Delhi is often the first stop for travellers visiting India and, I’m not going to lie, it is a real shock to the senses in every way possible. You’re thrown right in at the deep end of the craziness of Indian life; a whole new culture filled with exotic tastes and smells, a diverse culture, an incredibly rich history and so many people! The crowds can be intense but they’re all part of the fun in Delhi so embrace the chaotic city and enjoy some of the highlights it has to offer.
Discover Humayun’s Tomb
Mughal Emperor Humayun’s Tomb is well known as being the inspiration behind the Taj Mahal but it also has much cultural significance as it was the first garden-tomb in India. It is a UNESCO World Heritage Site and building began in 1569 and cost 1.5 million rupees. The tomb is also surrounded by garden squares with water channels
Visit Qutub Minar
This Islamic mosque is not only the tallest brick minaret in the world but is also a UNESCO World Heritage Site. It was built in 1192 and reaches 72.5 metres high. The minar marks the start of Muslim rule in India and is known as a Victory Tower in the Islamic world.
The minar isn’t the only thing to visit within the Qutb complex. There are also the ruins of the Quwwat-ul-Islam Mosque and more.
Gaze at Lotus Temple
The Lotus Temple in New Delhi is a Bahai House of Worship and is an incredible, modern building built in 1986. It is a place for mediation and peace and you’ll feel this as soon as you get close to the huge lotus flower like building. The lotus is a symbol of purity, love and immortality so is an important icon in Indian culture and society.
The temple has 27 marble petals and took 800 people nearly 10 years to construct. It is surrounded by nine ponds which gives the impression that it is floating on water, exactly like a lotus flower.
See the Red Fort at sunset
Old Delhi’s Red Fort is an incredible palace to visit at any time of the day but it has a beautifully magical vibe if you manage to visit at sunset when the fort seems to glow. You’ll also be able to catch the daily light and sound show for an extra touch of magic.
The fort is another one of Delhi’s UNESCO World Heritage Sites and was built in the 17th century by the Mugal emperor, Shah Jahan.
Get lost in Old Delhi
Old Delhi is a complicated maze of narrow alleyways and tiny shops selling everything under the sun and more. Among the crumbling buildings you’ll also the odd surprising gem such as a beautiful temple, a restaurant selling the finest Indian food you’ve ever tasted or a market seller with the sweetest fruit or tastiest chai. I don’t recommend reading a guide before you head out into Old Delhi. Simply put some comfortable shoes on, grab a bottle of water and your camera and go get lost. Don’t forget to take a business card from your hotel in case you get seriously lost.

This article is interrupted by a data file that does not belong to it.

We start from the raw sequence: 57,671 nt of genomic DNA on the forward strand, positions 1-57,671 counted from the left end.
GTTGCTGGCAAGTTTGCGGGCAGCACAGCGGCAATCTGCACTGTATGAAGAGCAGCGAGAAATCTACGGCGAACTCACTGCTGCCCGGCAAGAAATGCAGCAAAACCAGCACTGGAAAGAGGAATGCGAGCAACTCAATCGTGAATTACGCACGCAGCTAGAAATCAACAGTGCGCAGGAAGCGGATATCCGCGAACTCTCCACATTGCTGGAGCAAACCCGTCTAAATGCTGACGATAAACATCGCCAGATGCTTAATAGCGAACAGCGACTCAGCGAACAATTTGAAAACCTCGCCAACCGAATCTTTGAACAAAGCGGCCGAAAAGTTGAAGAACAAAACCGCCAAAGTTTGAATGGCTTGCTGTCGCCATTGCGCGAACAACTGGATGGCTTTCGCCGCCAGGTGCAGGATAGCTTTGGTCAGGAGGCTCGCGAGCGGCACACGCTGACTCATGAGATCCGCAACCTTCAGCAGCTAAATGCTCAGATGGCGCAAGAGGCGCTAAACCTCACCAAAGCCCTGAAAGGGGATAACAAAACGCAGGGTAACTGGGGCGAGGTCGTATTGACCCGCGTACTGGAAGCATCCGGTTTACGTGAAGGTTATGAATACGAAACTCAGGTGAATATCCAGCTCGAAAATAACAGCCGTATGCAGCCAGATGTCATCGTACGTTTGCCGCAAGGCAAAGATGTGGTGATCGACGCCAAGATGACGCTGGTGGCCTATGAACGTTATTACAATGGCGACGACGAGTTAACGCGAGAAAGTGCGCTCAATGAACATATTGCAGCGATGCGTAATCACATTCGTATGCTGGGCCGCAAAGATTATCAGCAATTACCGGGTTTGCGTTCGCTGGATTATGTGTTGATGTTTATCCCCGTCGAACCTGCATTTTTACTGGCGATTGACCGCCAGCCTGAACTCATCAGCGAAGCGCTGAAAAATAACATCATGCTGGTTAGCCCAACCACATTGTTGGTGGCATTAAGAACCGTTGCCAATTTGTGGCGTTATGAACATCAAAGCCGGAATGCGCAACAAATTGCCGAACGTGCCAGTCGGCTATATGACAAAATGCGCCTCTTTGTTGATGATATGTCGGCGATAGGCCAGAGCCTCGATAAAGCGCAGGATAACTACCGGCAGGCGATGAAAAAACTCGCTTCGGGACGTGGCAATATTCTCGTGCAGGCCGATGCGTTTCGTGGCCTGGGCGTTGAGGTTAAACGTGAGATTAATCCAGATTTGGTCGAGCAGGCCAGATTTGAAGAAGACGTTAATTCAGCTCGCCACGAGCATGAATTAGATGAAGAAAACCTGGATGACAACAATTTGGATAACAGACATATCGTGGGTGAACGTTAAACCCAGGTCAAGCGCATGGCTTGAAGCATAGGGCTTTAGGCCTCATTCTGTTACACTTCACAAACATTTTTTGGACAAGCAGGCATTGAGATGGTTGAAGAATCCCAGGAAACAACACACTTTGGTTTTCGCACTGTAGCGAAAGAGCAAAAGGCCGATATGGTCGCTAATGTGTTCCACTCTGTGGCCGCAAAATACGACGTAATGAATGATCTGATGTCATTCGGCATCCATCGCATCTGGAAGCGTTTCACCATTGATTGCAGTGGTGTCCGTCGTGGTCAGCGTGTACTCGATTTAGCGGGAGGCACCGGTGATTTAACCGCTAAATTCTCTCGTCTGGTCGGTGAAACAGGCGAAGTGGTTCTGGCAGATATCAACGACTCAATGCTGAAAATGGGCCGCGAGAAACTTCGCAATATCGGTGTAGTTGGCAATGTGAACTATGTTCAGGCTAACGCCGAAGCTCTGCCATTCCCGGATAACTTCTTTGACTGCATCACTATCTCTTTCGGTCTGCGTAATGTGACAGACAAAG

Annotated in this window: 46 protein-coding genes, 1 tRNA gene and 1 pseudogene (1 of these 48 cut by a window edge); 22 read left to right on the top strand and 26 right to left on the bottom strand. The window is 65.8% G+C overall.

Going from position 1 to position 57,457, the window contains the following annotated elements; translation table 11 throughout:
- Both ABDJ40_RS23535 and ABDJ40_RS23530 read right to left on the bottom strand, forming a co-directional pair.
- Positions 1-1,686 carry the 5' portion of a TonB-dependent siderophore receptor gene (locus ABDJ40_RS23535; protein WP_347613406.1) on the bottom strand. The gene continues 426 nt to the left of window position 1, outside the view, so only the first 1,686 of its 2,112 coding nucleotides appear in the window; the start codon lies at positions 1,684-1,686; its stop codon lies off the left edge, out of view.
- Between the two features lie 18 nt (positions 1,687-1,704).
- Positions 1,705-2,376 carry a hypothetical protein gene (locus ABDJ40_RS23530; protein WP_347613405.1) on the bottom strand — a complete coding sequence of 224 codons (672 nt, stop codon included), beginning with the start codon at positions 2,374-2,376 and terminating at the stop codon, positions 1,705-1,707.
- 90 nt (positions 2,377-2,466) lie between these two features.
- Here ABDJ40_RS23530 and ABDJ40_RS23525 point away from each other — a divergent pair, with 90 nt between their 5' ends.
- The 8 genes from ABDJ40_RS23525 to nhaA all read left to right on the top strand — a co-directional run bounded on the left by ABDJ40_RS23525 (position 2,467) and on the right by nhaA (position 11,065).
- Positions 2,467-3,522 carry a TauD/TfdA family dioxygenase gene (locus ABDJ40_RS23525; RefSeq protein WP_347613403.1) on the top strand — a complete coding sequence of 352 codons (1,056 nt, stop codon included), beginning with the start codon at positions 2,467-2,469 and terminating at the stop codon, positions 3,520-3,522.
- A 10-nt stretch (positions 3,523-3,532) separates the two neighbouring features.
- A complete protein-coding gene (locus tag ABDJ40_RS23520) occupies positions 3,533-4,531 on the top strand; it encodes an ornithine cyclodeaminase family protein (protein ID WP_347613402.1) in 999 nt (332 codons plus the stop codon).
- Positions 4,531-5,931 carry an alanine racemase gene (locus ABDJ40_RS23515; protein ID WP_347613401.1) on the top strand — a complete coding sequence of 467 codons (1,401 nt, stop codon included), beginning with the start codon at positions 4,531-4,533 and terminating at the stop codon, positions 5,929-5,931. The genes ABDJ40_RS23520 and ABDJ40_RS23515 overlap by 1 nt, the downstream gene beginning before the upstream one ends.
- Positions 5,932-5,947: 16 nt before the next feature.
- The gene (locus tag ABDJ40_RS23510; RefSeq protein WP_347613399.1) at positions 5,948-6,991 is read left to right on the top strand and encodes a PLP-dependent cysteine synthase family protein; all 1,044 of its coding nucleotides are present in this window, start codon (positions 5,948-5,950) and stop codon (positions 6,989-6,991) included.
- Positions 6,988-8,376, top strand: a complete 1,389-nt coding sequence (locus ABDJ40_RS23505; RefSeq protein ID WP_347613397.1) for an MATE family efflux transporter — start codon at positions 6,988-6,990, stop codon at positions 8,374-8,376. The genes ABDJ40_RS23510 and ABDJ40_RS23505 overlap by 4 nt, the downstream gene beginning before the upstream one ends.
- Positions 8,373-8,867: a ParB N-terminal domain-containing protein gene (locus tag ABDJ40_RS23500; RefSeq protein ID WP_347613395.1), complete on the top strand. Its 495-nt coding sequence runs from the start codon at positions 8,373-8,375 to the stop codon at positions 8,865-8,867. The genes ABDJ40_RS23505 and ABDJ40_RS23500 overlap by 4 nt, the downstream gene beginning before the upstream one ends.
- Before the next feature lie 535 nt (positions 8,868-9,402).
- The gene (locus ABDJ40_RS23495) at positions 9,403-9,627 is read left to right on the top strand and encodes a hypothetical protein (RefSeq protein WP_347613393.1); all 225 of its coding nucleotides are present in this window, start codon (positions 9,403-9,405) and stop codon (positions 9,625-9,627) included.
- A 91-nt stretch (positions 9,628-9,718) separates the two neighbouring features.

Explore the spice market
Whilst exploring Old Delhi, be sure to head to Khari Baoli to find Asia’s largest wholesale spice market. You’ll find everything from whole chillies to nuts, rice, tea, herbs and every kind of spice you can think of. You’ll need to be prepared for the crazy hustle of the market streets and expect a few spicey sneezing attacks but it is all well worth it for a glimpse at the sacks filled with spices.
Some shops in the area are aimed at tourists and you’ll usually find a friendly guide who will happily talk you through the different spices available and you’ll be able to sample some dried fruits and a selection of teas. Remember that not all countries will allow you to import food and spices so double check before you splash out and buy lots to take home.
Marvel at Jama Masjid
The Sikh temple, built in 1664, is the largest and most well-known mosque in India. It’s a beautiful and peaceful place to visit, no matter how crowded it becomes, so sit back and admire the huge domes from a shady spot. Women need to hire a colourful robe when you enter on the gate so the courtyard becomes a bright sea of people.
How to get around Delhi
Delhi may be a busy and chaotic city but it is also remarkably easy to get around. If you’re travelling a short distance then a cycle rickshaw is a quick, easy and cheap option. If you’re travelling a little further then hop in a tuk tuk. You can hire one for an entire day, a couple of hours or just for the duration of your journey but always negotiate a price before you hop in.
The Delhi Metro is a brilliant way to get around. The clean, modern and cheap train system is organised and efficient and, most importantly, has icy cold air con. There is a separate section at the front of the train just for women (follow the flowers to find it) for any women who may feel uncomfortable travelling alone.
If you’d like to discover Delhi and head to some of the most impressive areas of India, take a look at our Golden Triangle tour, now with 20% off!
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